Backstopping and living dangerously in Annapolis

May 02, 2004|By C. Fraser Smith

AN AGING jock, Gov. Robert L. Ehrlich Jr. says he's tired of playing backstop for business when the boys of winter (aka state legislators) convene in Annapolis.

For those less steeped in the argot of the locker room, let us define our terms. The human backstop in baseball is the catcher. He puts on pads and a big glove and squats behind the batter to catch balls thrown at high speed. His mask and chest protector are sometimes referred to as "the tools of ignorance" because they don't always protect all that well.

The political backstop, on the other hand, controls the game entirely if he's the governor. He can actually nullify the equivalent of home runs by his opponents. He can turn fair balls into fouls. He has the veto, a tool of power most politicians would never relinquish or share.

But Backstop Ehrlich had a serious point and, ahem, we wish to consider it in that light. At the risk of overdoing the sports metaphor, he wants businessmen to step up to the plate. Aren't they Republicans? Don't they want to support him, the first GOP governor in more than three decades? Do they know what support means after all those years in the wilderness?

In a recent speech, Mr. Ehrlich urged his reluctant allies to become "dangerous." By that he meant business should handle the legislative high heat (baseball for fast pitches thrown near the head) before it hurts them - and him.

More translation: According to the governor, those who propose or even vote for such measures as a "living wage" of $10.50 per hour or an addition to the corporate tax to keep college tuition down should have to pay with their political lives. Businessmen should threaten to work against such a person, as unions and trial lawyers have been known to do.

The truly dangerous businessman would threaten to withhold campaign contributions from legislators who think outside the batter's box (sorry, couldn't help it). There should be a penalty for voting against the Chamber of Commerce. So, under this scenario, business would behave like unions and lawyers.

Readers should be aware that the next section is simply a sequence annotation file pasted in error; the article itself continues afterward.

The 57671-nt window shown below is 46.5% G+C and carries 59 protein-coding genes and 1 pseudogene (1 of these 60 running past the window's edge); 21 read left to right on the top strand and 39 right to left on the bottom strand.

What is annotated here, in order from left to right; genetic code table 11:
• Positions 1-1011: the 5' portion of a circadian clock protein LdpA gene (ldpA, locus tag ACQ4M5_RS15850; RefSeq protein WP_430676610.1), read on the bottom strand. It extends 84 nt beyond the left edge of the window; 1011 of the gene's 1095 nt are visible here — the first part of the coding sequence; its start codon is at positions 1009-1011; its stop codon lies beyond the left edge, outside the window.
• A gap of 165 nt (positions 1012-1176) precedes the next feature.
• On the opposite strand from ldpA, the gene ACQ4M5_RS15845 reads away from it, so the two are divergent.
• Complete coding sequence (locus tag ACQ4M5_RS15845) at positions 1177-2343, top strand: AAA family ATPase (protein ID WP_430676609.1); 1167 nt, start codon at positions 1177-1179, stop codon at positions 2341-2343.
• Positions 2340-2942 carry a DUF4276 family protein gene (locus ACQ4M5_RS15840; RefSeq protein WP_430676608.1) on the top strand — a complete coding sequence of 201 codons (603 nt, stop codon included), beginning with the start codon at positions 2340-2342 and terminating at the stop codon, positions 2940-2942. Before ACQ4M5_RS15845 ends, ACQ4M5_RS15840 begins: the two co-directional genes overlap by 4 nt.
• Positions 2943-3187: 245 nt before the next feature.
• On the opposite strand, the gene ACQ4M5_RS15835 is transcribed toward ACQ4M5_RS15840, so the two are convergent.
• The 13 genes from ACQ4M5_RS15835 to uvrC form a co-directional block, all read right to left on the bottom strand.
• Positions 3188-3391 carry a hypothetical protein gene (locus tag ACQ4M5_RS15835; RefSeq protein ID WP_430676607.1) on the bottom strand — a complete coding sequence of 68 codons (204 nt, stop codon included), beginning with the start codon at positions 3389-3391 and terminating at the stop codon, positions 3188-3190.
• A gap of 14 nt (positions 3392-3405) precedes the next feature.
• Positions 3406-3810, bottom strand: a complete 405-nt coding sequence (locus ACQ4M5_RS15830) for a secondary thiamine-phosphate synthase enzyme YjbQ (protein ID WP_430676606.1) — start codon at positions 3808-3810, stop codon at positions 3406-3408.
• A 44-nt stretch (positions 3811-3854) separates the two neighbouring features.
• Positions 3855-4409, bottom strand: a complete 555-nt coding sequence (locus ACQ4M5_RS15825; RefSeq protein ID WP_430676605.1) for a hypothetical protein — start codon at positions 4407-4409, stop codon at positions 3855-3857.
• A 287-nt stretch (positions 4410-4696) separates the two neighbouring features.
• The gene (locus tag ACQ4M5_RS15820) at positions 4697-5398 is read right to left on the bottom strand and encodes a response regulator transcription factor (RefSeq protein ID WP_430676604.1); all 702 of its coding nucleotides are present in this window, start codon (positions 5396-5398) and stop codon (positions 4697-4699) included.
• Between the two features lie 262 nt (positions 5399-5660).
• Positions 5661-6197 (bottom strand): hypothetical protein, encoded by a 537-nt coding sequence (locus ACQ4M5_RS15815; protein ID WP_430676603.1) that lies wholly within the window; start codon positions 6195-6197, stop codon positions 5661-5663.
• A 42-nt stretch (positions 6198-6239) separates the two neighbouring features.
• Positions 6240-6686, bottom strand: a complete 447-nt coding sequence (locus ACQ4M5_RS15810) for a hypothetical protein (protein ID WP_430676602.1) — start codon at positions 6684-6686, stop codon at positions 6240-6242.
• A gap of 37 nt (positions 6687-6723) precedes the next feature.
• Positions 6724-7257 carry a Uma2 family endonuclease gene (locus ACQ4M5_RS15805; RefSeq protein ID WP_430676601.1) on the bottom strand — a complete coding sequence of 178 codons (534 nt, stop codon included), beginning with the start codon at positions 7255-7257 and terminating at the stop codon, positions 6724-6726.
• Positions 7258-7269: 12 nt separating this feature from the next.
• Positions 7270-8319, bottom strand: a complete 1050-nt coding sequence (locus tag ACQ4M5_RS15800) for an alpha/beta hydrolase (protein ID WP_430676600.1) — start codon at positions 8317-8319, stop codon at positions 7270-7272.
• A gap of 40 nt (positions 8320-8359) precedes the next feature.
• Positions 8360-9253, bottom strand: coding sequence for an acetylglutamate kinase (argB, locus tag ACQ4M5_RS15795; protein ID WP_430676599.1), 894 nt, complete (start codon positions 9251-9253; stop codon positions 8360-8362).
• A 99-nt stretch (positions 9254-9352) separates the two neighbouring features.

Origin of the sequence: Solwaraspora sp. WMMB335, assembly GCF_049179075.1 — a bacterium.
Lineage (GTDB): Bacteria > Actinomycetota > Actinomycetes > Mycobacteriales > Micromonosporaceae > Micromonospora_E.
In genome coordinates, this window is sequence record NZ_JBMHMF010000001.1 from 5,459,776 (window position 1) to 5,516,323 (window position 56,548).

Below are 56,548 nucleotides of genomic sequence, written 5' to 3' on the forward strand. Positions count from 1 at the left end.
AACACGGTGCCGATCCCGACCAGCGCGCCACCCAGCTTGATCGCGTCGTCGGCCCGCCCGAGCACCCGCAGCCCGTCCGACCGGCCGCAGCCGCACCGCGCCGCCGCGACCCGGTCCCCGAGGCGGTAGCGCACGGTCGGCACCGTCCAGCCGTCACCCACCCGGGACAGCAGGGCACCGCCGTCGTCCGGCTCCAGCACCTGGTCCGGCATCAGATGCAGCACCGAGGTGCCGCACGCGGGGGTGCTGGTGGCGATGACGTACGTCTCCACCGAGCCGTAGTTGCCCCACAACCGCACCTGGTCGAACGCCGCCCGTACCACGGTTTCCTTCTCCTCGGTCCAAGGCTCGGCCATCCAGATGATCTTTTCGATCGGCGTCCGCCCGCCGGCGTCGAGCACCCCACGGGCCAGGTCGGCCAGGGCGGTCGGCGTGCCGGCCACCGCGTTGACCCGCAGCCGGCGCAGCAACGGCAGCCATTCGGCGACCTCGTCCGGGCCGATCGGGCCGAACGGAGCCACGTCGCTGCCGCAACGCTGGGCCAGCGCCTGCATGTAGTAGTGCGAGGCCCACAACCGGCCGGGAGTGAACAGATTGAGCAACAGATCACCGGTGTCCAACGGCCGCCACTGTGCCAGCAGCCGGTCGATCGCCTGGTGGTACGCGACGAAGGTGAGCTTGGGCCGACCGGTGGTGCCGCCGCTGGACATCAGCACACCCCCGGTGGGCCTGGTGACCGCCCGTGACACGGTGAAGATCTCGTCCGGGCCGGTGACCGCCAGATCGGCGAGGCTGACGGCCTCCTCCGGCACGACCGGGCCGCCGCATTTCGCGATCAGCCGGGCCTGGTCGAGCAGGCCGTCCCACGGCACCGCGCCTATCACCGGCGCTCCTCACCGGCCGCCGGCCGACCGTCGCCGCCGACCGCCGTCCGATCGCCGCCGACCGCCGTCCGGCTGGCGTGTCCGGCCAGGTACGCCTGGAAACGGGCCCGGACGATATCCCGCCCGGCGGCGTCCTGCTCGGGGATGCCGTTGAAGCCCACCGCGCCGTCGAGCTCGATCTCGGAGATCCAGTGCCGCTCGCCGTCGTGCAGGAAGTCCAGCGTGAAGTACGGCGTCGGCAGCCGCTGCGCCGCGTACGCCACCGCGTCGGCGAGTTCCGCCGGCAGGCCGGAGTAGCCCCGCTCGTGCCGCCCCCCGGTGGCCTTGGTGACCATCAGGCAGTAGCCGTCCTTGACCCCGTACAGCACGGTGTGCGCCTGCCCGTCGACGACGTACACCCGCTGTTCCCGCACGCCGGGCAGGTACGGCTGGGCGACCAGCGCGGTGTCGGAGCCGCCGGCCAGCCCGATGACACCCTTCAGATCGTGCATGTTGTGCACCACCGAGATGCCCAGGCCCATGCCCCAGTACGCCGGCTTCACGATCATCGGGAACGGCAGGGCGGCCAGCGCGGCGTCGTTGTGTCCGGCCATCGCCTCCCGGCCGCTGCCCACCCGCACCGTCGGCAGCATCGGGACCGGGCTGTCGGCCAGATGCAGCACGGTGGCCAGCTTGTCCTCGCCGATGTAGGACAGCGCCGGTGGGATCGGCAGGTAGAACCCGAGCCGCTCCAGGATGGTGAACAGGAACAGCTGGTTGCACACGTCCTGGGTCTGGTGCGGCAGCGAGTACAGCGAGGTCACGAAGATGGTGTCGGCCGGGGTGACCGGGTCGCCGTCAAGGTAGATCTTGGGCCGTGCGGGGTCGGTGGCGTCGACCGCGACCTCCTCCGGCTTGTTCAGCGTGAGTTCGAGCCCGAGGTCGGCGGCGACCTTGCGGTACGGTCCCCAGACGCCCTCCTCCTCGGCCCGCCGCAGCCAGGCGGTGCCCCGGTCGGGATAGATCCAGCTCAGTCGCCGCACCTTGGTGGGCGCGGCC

Here, as you can see, we are witnessing the limits of the bully pulpit. You may rest assured the businessmen will not become dangerous. Those who make contributions believe they must make them to guarantee "access," to be at the table - or to protect themselves from the possibility that candidates really do scan the contribution lists to see who gave and who didn't. Not for retaliation or anything, not for tiebreakers in the award of contracts, but to make sure you know who your friends are.

Over the years, givers have perfected their approach to check-writing: They write for both sides, Republican and Democrat. They do it even in Maryland, where the Democratic incumbents are almost always re-elected. Habits like this are dangerous to break.

Lobbyists must have loved the governor's speech. Businessmen typically have no idea what might harm or help them in Annapolis unless their lobbyist tells them. So, maybe the governor was actually blowing the whistle on the tassel loafer set, many of whom were in the Baltimore Convention Center room when he spoke. Maybe those guys should be teaching their clients how to be dangerous.

Or not. You can bet that the savvy Annapolis practitioners were whispering contrary advice into their Palm Pilots and BlackBerries before the governor had completed his rant. A CEO typically has many issues in play every legislative session. Legislators vote on all of them. If the gentleman from Halethorpe opposes you on Bill A, he may support you on Bill B or C. How dangerous do you want to be when you're vulnerable? Do you want an enemy who may win despite the danger you pose?

In the annual Annapolis ballgame, thousands of bills are thrown at whatever speed might help to ensure their passage. Those a governor finds objectionable - to him, to his party or to the people of Maryland - he can stop. Properly so. The veto is a tool of democracy.

A governor is the ultimate backstop. That idea, though not the word, is in the state constitution. As Backstop Yogi would say, You could look it up.

C. Fraser Smith is news director for WYPR-FM. His column appears Sundays.

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